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4 Responses to “Nine Questions About My New Medical Home”

  1. Paul Gross Says:

    A thoughtful, funny and disturbing piece that captures a reality now being experienced by many physicians: a “patient-centered” medical home that is anything but patient centered; a focus on clinical targets unlikely to improve patient health; and the gloomy sense of being trapped in the back seat of a car that is merrily speeding in the wrong direction.

  2. Scott Tucker Says:

    Matthew Anderson has written an account of medical malpractice (at the level of systematically misplaced priorities) that is both analytical and heartbreaking. I am not a doctor, but I am a patient living with HIV (diagnosed in 1986), and a health care activist. By the good luck of being married to a professor whose work guarantees good health care to both of us, I do well enough in the American health care system. But a health care system that gives the best outcomes based on class and luck is also a broken system. The Affordable Care Act was designed to put the profits and interests of private insurance companies first, not the needs and health of patients. If we look to Canada to get some moral and political bearings, we need to remember the significance of their own experience in gaining a true national health care system. That happened with plenty of good will across classes and professions, but one crucial piece of the puzzle was a healthy labor union movement that put a party of social democracy in the legislature of Saskatchewan. That gave health care reform a class conscious base of support, and eventually the example spread across Canada. I know it is heretical to mention class consciousness and health care in the same breath, and I could not care less. If we want a better health care system, we will have to put patients and people first.

  3. Raymond Carter Says:

    I don’t know what practice you are in, but if patients are not involved in its management through some kind of patient and family advisory council, or at least through community health workers on the medical home team, then you are correct in saying that you are not a patient-centered medical home. (And if your health plans don’t have a way to account for high-risk and “non-compliant” patients in your panel, they have a lousy P4P design).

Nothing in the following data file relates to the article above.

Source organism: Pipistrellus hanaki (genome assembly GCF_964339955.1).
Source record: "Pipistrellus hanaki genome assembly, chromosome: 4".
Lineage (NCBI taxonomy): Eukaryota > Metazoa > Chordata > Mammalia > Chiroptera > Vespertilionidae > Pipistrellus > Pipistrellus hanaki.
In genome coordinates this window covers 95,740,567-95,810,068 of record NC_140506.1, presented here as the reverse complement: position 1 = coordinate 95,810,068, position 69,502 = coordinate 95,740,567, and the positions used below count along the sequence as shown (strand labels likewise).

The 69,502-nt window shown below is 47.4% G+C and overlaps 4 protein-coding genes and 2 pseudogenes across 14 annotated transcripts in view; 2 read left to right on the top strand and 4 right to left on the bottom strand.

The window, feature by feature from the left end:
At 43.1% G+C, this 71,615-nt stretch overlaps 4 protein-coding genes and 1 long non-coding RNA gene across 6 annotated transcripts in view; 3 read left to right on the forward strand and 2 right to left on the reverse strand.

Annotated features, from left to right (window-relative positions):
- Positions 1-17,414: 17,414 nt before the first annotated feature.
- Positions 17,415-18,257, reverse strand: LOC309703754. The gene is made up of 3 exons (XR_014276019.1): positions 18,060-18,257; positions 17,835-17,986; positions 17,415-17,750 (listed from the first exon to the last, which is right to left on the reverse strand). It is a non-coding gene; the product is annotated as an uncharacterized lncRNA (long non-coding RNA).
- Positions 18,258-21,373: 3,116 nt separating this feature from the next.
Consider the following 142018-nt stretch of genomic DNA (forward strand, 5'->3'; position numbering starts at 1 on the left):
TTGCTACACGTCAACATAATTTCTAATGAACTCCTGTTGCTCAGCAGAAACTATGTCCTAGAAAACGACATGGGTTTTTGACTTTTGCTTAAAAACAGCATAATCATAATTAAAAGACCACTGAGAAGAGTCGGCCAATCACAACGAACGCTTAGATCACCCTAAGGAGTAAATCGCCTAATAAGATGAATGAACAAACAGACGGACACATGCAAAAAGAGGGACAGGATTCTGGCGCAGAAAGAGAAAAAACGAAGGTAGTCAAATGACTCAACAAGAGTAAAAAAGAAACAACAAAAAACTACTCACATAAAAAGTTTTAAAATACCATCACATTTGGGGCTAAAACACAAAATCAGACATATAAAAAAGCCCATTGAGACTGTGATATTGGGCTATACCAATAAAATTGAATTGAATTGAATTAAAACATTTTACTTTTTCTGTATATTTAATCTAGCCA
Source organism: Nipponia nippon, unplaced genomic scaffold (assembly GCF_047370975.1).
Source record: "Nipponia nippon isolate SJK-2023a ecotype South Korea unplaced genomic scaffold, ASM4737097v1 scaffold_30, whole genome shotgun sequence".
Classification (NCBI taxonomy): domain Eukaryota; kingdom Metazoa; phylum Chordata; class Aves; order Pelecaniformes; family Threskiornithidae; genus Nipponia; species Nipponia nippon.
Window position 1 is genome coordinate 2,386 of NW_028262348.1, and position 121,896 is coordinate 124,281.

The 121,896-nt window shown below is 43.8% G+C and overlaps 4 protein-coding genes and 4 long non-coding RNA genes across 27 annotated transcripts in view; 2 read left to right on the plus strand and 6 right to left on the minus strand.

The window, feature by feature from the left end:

4. Barry Saver Says:

    I would love to disagree with something in this posting. Alas, I cannot – it is dead on target. Health care was always supposed to be patient-centered, before the PCMH became the flavor-of-the-decade. Emphasizing a limited set of “quality metrics” that, in many cases, have evidence that they do NOT improve patient-centered outcomes is not patient-centered. Several years ago, when I was asked to attend meetings to plan a PCMH implementation, I kept asking, “Where are the patients? Shouldn’t there be patients involved in a “patient-centered” medical home?” P4P is primarily a faith-based activity with most of the evidence finding no effect. And, while EHRs SHOULD have been a huge boon to helping us provide better care, they are all about data capture for billing. How can an EHR that cannot even easily identify children in need of immunizations or adults for preventive care measures (since those seem to be mostly what we are judged on in primary care and are simple, yes/no flags) be certified for “meaningful use”?

    Unfortunately, far too much has been invested in pushing EHRs, “quality metrics,” and other trendy components of the PCMH for anyone to be willing to stop and try starting over with the patient truly at the center of health care. PCORI is making a valiant attempt to insert the patient voice in research, but the big money is in health care, not research. And while a single-payer system would fix many ills, it would not fix these. The DCMH (data-centered medical home) would continue to thrive under a single-payer system for the same reasons it exists today. The most patient-centered innovations seem to be happening in the small private practices and, perhaps counterintuitively, some of the very large, integrated delivery systems. In between, it is all about responding to mandates and financial incentives.